Chevrolet Kills 'Real People' TV Ads Amid Controversy About Reliability Claims

Lawrence Kim
January 18, 2019

"Toyota contacted Chevrolet to challenge the claim last week, and Chevrolet agreed to pull the ad from rotation beginning this past Monday".

Chevrolet has agreed to pull a TV ad from rotation in the United States which claimed the auto manufacturer was more reliable than Honda, Toyota, and Ford.

The commercial is now "Unlisted" on YouTube, and the brand said it'll eventually pull the commercial there, too.

While this doesn't mean that the Real People commercials are going away anytime soon, it looks like people behind the commercials will be paying more attention to the claims in the future. We have not altered our marketing campaign because of any concerns with the accuracy of our ad content.

"We regularly make adjustments to our advertising and media strategy to support our business needs and it should be no surprise that our primary focus is on launching our all-new Silverado, therefore we will be debuting additional new Silverado creative in the coming week that will take the place of the reliability ad", Chevrolet stated.

In viral video news, the latest harsh, hilarous spoof of Chevy's "Real People" ads - another in a series from the Zebra Corner channel on YouTube - has run up almost 1 million views in. Furthermore, the ad featured brand-new Chevrolet models - all of which have undergone changes since 2015.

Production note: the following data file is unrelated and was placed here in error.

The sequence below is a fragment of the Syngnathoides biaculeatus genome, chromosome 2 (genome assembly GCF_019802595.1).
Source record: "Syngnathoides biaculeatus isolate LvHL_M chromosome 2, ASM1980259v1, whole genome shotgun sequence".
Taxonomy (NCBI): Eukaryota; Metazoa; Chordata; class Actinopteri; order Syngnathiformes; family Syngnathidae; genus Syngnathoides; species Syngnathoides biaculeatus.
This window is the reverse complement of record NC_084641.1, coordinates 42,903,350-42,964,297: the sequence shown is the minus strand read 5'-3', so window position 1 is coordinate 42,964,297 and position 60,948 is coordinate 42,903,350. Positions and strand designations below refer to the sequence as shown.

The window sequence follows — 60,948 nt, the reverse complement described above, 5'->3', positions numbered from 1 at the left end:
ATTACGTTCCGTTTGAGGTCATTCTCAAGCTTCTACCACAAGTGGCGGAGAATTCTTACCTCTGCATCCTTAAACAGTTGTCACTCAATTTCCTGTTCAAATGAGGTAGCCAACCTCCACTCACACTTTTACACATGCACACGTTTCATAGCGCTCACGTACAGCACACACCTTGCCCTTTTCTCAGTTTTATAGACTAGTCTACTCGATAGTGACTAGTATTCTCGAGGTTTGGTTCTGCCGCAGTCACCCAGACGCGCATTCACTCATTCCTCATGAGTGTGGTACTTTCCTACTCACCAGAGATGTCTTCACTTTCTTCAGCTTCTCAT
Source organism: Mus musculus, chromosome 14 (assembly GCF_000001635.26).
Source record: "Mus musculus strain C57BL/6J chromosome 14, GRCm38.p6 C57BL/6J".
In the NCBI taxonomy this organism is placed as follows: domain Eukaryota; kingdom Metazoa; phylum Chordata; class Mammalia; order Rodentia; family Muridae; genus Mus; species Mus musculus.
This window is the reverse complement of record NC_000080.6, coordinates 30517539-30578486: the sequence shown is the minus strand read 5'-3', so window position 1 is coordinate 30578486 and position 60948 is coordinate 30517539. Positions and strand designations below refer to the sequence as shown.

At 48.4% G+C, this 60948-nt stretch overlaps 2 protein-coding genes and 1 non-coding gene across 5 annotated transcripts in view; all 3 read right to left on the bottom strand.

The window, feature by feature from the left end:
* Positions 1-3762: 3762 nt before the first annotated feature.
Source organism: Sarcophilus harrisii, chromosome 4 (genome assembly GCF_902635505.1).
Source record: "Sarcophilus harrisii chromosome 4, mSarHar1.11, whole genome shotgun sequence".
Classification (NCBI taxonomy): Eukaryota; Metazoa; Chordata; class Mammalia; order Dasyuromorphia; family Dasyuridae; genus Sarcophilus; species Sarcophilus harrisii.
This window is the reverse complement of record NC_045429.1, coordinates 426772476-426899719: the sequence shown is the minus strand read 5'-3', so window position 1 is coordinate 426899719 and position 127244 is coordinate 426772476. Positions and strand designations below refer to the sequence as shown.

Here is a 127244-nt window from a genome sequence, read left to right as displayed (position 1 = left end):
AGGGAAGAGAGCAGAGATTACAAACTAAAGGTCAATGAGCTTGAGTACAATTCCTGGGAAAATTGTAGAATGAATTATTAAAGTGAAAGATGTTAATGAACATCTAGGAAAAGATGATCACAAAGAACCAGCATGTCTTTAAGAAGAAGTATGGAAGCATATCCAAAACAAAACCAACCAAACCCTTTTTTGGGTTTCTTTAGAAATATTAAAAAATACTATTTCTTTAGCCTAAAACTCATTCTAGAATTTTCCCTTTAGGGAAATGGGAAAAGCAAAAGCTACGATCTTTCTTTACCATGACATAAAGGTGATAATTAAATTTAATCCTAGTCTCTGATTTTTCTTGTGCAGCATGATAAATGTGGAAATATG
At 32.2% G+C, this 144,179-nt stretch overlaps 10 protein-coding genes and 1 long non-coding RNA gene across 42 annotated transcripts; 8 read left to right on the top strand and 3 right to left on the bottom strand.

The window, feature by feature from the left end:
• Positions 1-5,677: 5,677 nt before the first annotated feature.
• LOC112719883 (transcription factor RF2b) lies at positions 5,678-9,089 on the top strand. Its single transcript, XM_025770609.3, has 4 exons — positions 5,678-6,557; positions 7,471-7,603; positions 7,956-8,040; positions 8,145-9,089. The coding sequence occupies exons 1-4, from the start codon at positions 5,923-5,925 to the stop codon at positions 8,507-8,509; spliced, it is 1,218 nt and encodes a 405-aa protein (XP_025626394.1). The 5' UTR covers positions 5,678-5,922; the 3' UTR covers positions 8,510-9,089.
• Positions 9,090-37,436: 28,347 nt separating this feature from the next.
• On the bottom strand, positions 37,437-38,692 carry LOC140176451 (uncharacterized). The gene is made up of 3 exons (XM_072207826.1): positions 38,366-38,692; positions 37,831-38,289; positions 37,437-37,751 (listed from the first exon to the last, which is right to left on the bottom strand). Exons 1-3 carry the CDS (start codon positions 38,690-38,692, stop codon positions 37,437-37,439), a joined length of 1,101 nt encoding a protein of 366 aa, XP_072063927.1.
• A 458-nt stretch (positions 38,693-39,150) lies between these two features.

Consumer World, a MA consumer advocacy organization, last week called on Chevrolet to pull the ad because newer vehicles are being promoted in tandem with data about older models. Respondents were asked to report if they have repaired or replaced vehicle components in the past 12 months for 2015-model-year vehicles. Fluids, filters and accident/collision repairs weren't counted.

It's not uncommon for reliability to be based on older vehicles, given it's a long-term claim. Ford was the highest-ranked domestic automaker in the 18th position, while Chevrolet was the worst of the group at the 23rd spot.

The data was collected in a similar method to J.D. Power's industry-standard surveys, but contradicts the results of Consumer Reports, who survey their readers on reliability issues every year. Those were the same four nameplates touted in the ad being challenged by Consumer World.

Other reports by Click Lancashire

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